Issue 5-12, March 22, 2000

Be Engineering Insights: Ego Surfing

By George Hoffman

If you do a Google search for "George Hoffman," the whole first page of hits is for some "Captain George Hoffman" from New Jersey who not only is no relation to me but is also dead. If you just search for "Hoffman," I'm not even in the first hundred hits (I didn't look any farther). If you search for "geh," there are a bunch of hits for the George Eastman House, followed by a lot of stuff that must be total garbage because *it* isn't even in *Engish*.

In fact, the only Google search I know of for me in which I actually appear on the first page of hits is for "George Earle Hoffman" (my full, unfortunate name). This turns up two references to two separately maintained lists of GNUStep volunteers. I'm listed as working on a GNUStep test suite, which must be the result of an e-mail question I sent to the project maintainer in 1994. Let this be a warning to you all: Open Source is catching. It could happen to you!

What's my point? I recently decided that there simply isn't enough with my name on it. In the grand scheme of things, I've done nothing with my life. My existence is meaningless. Compared to the likes of Stephen Hawking, Ani DiFranco, or Regis Philbin, I am as an ant to the mighty cockroach. Now, this is a realization that everyone (except maybe The Regis) comes to at one point or another in their lives. Some people deal with it gracefully, and some people grab automatic weapons and head for the nearest clock tower.

How did I deal with this personal crisis? Well, I'd like to say that I rose to the challenge and adopted a Cause: steadfastly dedicated my life to preserving the rain forests, or feeding starving children, or freeing Kevin Mitnick, or organizing sit-ins or walk-outs or walkathons, or saving baby seals, or clubbing baby seals, or being outraged at people who have genitals or who use them in a certain way, or one of those other things that somehow always results in the blocking off of perfectly good roads which happen to lead where I want to go. But what I actually did was move to Millbrae, buy a red sports car, and start dating a girl who is far too young for me.

I could have sworn there was a point to all that. Oh, yes! I also wrote some code.

You see, you may think that what Be engineers are good at is writing an operating system. This is an imprecise statement. You may think that we are good at doing things the "right" way. This, while arguably true, is also not quite right. What Be engineers are best at is taking some problem which is laughably easy to solve and making it complicated enough to interest us. It's not enough, for example, for us to be able to play a movie. We have to be able to play 30 of them, in parallel, on eight CPUs, while surfing the Web and playing Quake II. (You may have heard this referred to in our marketing literature as "sexy"... we engineers know that's just marketing speak for "butt-ass complicated.") Who buys an eight-processor machine and then watches 30 movies on it all at the same time? Beats me. They told us they could sell it, so we made it.

You may have heard that recently they told us they can sell it even better if it's smaller and can browse the Web really, *really* well. Web browsers are complicated beasts, but not nearly complicated enough for us. Our browser has to be totally ripped. So a number of us have been working on the Next Generation BeOS Browser, based on the latest Opera Browser technology, and oh man, it doesn't get much more "sexy" than this.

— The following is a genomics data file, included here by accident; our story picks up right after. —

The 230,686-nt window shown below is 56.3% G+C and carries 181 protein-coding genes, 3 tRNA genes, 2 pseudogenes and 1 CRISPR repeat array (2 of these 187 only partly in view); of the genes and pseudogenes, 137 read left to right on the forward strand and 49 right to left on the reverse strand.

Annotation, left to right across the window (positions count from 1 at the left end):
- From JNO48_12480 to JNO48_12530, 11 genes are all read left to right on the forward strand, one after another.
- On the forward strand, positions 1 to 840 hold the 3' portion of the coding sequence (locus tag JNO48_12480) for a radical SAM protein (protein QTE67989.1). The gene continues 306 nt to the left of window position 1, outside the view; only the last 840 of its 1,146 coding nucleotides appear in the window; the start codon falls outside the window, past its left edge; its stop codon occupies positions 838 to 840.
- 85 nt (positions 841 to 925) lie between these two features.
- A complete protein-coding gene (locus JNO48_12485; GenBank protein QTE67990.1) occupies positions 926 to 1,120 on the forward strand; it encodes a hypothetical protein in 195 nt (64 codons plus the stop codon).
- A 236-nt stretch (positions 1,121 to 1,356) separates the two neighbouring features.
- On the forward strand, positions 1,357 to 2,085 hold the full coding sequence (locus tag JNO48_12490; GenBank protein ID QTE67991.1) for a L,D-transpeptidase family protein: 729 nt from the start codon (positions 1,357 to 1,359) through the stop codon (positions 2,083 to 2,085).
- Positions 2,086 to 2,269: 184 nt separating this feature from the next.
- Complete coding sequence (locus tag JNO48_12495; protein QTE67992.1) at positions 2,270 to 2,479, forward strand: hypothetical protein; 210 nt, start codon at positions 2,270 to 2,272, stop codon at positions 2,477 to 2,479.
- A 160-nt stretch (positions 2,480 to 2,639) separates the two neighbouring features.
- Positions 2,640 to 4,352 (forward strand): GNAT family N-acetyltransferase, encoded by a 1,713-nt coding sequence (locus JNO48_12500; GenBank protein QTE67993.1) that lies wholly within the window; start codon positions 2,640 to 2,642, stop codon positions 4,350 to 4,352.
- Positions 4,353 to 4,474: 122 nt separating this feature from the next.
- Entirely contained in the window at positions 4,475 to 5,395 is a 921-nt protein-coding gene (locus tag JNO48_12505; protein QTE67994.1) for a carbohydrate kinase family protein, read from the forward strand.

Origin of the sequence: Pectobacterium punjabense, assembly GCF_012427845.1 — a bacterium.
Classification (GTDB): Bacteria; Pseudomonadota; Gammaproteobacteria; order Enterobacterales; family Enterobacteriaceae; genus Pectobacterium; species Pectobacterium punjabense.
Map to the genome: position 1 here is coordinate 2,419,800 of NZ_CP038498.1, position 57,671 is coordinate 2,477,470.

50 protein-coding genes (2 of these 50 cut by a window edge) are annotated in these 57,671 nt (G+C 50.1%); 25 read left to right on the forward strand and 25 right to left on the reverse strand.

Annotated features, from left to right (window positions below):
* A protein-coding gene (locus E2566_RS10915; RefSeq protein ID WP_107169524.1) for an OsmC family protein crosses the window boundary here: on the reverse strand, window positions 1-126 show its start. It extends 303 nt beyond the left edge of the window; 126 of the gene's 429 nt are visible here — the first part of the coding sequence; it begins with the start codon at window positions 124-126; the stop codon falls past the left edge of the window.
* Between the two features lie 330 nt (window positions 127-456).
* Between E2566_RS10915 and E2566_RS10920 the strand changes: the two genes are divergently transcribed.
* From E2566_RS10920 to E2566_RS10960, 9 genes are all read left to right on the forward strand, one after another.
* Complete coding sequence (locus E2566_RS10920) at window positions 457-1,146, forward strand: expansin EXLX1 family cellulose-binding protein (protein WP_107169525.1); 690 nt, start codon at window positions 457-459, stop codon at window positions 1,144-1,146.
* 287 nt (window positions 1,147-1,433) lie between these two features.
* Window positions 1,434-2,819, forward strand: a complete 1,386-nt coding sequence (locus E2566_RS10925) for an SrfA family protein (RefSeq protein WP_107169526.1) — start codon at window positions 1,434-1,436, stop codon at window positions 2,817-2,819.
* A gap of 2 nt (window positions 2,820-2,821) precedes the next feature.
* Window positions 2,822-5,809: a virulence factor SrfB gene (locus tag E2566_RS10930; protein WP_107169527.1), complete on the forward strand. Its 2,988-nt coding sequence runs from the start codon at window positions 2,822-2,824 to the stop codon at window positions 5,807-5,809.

One thing the astute engineer will notice about the Web is that it is fairly large. There is thus a lot of data that can be attained by examining it. Furthermore, this data comes in small packets: things like GIF images, HTML pages, style sheets, Flash movies, etc. For the traditional monolithic browser, this kind of data is not too hard to manage, but for a highly multithreaded browser like the one we're creating, there arises a question of locking granularity. If I'm accessing a given resource, say, a GIF image, in one thread of a multithreaded application, how do I control access to that resource? I need a way to guarantee that there will be no destructive interference between two threads that desire access to a resource.

I could use semaphores, of course. Let's say I decide to give each resource a semaphore, and use it to mutex access to the resource. There are two problems with this approach: one, if access to the resource happens often, I may take a sizable performance hit, because I need to enter the kernel twice for every pass through the critical section. Second, I use up a semaphore, a kernel object, for each and every resource. Now, I could switch to the benaphore, a locking primitive invented by our own Benoit Schillings, which has been discussed in this newsletter many times. Benaphores use an extra atomic variable to eliminate the need for entering the kernel in low-contention situations.

This does much to help solve the first problem, especially as contention will be low for this type of fine-grain locking, but the second issue is still just as bad. Solving this second problem is of great concern when dealing with the kind of small devices to which we're expanding our platform support, as RAM is a valuable and scarce resource on these devices. Each semaphore takes up 33 bytes at a minimum, plus whatever overallocation malloc makes for a structure of this size, plus four more bytes in the kernel for a pointer to the semaphore in the global semaphore list and another eight in user space to store the semaphore ID and the benaphore atomic variable. This adds up to around (depending on the behavior of malloc) 52 bytes for every benaphore. There's also a hard limit, set by the kernel, on the number of semaphores that can be allocated.